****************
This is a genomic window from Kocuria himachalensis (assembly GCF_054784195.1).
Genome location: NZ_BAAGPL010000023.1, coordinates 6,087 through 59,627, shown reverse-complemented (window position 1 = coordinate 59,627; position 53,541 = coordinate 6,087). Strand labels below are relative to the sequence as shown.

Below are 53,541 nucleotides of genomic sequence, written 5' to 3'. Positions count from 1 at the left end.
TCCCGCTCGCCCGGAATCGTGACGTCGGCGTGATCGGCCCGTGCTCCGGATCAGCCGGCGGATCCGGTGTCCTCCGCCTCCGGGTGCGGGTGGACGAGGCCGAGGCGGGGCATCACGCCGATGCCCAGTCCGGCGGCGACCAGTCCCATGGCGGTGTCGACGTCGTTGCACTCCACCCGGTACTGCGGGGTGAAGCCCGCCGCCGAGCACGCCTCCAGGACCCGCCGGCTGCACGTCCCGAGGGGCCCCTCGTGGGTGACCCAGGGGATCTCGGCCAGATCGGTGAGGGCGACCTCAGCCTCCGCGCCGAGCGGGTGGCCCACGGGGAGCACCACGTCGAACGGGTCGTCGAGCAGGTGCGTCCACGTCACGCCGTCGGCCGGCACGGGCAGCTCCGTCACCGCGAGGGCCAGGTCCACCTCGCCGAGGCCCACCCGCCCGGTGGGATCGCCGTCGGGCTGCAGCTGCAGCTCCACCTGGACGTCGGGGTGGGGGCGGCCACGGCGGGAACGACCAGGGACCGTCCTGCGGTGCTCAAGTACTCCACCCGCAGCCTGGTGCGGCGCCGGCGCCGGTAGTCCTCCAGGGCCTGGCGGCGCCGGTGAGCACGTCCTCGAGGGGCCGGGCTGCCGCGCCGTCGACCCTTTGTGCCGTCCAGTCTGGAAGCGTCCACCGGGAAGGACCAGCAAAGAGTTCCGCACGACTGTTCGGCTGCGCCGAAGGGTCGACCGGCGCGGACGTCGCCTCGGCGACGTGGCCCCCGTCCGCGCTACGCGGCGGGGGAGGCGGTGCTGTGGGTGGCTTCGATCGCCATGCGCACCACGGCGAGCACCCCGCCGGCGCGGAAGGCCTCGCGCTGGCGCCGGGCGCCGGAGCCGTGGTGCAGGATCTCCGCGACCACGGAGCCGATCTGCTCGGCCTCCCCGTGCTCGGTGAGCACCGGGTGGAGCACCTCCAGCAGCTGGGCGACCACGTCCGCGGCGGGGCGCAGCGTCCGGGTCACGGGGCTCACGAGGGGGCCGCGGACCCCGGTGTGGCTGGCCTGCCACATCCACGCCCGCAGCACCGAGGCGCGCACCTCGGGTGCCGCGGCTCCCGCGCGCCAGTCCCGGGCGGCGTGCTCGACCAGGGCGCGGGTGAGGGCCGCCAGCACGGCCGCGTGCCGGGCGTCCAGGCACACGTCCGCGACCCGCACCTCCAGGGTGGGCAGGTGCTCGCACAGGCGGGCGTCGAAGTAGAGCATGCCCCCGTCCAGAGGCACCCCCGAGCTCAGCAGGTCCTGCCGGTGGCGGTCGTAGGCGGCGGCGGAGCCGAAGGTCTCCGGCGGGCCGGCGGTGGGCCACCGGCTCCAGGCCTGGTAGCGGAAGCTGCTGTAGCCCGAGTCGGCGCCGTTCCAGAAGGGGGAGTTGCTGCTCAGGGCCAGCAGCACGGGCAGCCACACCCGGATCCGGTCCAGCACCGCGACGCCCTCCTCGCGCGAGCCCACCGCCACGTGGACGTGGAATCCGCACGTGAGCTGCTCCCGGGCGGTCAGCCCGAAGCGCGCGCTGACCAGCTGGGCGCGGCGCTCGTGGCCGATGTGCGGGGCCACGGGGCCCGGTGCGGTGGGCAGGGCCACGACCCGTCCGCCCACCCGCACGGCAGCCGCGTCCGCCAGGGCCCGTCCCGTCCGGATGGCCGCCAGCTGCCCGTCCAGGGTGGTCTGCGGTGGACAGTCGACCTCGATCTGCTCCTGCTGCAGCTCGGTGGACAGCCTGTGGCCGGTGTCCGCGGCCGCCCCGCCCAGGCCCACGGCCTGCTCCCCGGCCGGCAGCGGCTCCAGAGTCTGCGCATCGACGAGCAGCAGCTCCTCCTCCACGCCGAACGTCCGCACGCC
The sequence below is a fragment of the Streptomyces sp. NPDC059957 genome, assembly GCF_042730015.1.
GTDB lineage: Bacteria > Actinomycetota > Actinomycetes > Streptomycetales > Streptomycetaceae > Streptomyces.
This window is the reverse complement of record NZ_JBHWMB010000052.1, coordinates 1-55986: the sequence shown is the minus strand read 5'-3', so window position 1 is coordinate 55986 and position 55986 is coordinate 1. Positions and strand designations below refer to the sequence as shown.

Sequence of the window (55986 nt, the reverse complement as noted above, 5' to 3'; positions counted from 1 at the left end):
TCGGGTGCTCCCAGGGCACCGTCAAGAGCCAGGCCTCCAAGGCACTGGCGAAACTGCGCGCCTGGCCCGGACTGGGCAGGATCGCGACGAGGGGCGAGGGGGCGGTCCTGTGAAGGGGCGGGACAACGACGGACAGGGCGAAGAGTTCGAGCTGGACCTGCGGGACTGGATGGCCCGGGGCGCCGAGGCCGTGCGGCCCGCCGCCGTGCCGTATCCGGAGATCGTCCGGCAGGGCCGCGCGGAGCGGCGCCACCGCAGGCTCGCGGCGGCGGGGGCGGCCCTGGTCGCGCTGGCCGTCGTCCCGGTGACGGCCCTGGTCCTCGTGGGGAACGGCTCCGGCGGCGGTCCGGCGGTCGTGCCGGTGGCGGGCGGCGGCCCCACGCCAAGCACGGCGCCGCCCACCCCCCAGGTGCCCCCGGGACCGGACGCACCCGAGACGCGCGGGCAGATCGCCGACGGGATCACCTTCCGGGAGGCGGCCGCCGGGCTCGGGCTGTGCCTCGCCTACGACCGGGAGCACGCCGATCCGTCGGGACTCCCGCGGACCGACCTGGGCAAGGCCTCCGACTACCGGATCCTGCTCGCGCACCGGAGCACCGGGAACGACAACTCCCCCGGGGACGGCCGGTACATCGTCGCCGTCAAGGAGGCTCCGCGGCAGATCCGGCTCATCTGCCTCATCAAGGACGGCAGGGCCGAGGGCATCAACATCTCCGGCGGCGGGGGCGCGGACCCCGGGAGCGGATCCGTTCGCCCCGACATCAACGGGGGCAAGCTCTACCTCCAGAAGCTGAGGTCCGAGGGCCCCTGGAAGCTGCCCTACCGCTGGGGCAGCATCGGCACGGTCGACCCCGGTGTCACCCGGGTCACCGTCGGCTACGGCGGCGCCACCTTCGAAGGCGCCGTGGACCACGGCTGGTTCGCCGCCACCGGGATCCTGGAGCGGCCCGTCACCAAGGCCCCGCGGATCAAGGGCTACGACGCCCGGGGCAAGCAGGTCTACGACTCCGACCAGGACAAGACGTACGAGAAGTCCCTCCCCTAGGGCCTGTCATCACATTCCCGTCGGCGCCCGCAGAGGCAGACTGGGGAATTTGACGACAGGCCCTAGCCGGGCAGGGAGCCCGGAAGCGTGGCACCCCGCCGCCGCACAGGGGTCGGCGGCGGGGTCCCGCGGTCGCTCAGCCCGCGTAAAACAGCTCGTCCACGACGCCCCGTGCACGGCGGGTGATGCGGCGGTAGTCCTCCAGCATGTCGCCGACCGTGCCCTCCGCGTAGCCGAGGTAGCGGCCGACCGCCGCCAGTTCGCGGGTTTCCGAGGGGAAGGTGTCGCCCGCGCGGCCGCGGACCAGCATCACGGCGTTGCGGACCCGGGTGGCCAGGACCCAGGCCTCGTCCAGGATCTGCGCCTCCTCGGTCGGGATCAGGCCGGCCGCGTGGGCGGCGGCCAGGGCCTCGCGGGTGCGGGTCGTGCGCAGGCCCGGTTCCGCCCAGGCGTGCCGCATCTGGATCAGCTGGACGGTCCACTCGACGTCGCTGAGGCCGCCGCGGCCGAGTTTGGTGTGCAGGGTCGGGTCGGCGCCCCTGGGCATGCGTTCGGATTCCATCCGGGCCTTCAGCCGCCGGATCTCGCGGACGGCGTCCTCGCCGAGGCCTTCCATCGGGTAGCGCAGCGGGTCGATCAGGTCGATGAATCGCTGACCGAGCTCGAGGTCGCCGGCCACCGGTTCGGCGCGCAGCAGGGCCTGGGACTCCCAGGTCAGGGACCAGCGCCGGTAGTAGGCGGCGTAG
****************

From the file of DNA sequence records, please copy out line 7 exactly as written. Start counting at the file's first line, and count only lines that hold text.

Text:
This window is the reverse complement of record NZ_JBHWMB010000052.1, coordinates 1-55986: the sequence shown is the minus strand read 5'-3', so window position 1 is coordinate 55986 and position 55986 is coordinate 1. Positions and strand designations below refer to the sequence as shown.